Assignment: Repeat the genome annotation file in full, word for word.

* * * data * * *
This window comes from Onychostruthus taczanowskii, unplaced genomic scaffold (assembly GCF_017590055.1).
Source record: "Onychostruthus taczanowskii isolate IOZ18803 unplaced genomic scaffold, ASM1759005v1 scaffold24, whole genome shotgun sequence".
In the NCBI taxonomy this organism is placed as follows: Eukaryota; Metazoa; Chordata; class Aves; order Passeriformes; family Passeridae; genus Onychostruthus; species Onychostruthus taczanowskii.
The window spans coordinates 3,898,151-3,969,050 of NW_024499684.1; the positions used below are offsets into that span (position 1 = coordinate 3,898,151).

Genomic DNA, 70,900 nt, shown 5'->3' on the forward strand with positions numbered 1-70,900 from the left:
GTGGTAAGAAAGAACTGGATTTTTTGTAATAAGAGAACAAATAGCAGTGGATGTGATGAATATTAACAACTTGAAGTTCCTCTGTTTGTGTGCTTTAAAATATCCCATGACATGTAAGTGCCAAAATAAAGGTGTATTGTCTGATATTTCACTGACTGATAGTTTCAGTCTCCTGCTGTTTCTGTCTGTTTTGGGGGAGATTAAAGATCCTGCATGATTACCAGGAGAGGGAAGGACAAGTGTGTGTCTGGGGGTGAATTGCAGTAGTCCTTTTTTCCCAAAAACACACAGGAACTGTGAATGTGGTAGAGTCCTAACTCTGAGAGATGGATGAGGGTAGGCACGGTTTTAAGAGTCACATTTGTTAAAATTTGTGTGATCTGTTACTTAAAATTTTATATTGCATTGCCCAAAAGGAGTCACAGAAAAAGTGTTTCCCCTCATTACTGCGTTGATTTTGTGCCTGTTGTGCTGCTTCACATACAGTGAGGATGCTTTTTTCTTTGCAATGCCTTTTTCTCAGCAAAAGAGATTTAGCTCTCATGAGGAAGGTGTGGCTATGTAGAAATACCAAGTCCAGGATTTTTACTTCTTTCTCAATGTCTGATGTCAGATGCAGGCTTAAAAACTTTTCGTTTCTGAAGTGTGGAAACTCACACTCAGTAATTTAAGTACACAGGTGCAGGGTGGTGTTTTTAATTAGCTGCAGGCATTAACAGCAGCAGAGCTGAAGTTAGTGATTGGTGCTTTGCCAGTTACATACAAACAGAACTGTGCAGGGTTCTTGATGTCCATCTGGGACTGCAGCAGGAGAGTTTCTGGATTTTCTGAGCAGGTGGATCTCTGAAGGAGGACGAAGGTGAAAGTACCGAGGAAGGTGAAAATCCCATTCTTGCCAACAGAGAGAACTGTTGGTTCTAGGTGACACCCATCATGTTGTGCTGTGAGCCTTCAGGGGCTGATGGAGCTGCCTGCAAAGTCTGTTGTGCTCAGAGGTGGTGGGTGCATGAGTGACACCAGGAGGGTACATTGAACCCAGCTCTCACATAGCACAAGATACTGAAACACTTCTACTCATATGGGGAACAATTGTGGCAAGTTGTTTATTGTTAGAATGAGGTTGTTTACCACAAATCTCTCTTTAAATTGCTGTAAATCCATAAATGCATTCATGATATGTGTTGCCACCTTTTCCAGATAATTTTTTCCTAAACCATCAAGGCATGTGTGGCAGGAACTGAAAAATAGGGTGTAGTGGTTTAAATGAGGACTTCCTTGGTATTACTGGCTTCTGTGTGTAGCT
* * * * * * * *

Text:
This window comes from Onychostruthus taczanowskii, unplaced genomic scaffold (assembly GCF_017590055.1).
Source record: "Onychostruthus taczanowskii isolate IOZ18803 unplaced genomic scaffold, ASM1759005v1 scaffold24, whole genome shotgun sequence".
In the NCBI taxonomy this organism is placed as follows: Eukaryota; Metazoa; Chordata; class Aves; order Passeriformes; family Passeridae; genus Onychostruthus; species Onychostruthus taczanowskii.
The window spans coordinates 3,898,151-3,969,050 of NW_024499684.1; the positions used below are offsets into that span (position 1 = coordinate 3,898,151).

Genomic DNA, 70,900 nt, shown 5'->3' on the forward strand with positions numbered 1-70,900 from the left:
GTGGTAAGAAAGAACTGGATTTTTTGTAATAAGAGAACAAATAGCAGTGGATGTGATGAATATTAACAACTTGAAGTTCCTCTGTTTGTGTGCTTTAAAATATCCCATGACATGTAAGTGCCAAAATAAAGGTGTATTGTCTGATATTTCACTGACTGATAGTTTCAGTCTCCTGCTGTTTCTGTCTGTTTTGGGGGAGATTAAAGATCCTGCATGATTACCAGGAGAGGGAAGGACAAGTGTGTGTCTGGGGGTGAATTGCAGTAGTCCTTTTTTCCCAAAAACACACAGGAACTGTGAATGTGGTAGAGTCCTAACTCTGAGAGATGGATGAGGGTAGGCACGGTTTTAAGAGTCACATTTGTTAAAATTTGTGTGATCTGTTACTTAAAATTTTATATTGCATTGCCCAAAAGGAGTCACAGAAAAAGTGTTTCCCCTCATTACTGCGTTGATTTTGTGCCTGTTGTGCTGCTTCACATACAGTGAGGATGCTTTTTTCTTTGCAATGCCTTTTTCTCAGCAAAAGAGATTTAGCTCTCATGAGGAAGGTGTGGCTATGTAGAAATACCAAGTCCAGGATTTTTACTTCTTTCTCAATGTCTGATGTCAGATGCAGGCTTAAAAACTTTTCGTTTCTGAAGTGTGGAAACTCACACTCAGTAATTTAAGTACACAGGTGCAGGGTGGTGTTTTTAATTAGCTGCAGGCATTAACAGCAGCAGAGCTGAAGTTAGTGATTGGTGCTTTGCCAGTTACATACAAACAGAACTGTGCAGGGTTCTTGATGTCCATCTGGGACTGCAGCAGGAGAGTTTCTGGATTTTCTGAGCAGGTGGATCTCTGAAGGAGGACGAAGGTGAAAGTACCGAGGAAGGTGAAAATCCCATTCTTGCCAACAGAGAGAACTGTTGGTTCTAGGTGACACCCATCATGTTGTGCTGTGAGCCTTCAGGGGCTGATGGAGCTGCCTGCAAAGTCTGTTGTGCTCAGAGGTGGTGGGTGCATGAGTGACACCAGGAGGGTACATTGAACCCAGCTCTCACATAGCACAAGATACTGAAACACTTCTACTCATATGGGGAACAATTGTGGCAAGTTGTTTATTGTTAGAATGAGGTTGTTTACCACAAATCTCTCTTTAAATTGCTGTAAATCCATAAATGCATTCATGATATGTGTTGCCACCTTTTCCAGATAATTTTTTCCTAAACCATCAAGGCATGTGTGGCAGGAACTGAAAAATAGGGTGTAGTGGTTTAAATGAGGACTTCCTTGGTATTACTGGCTTCTGTGTGTAGCT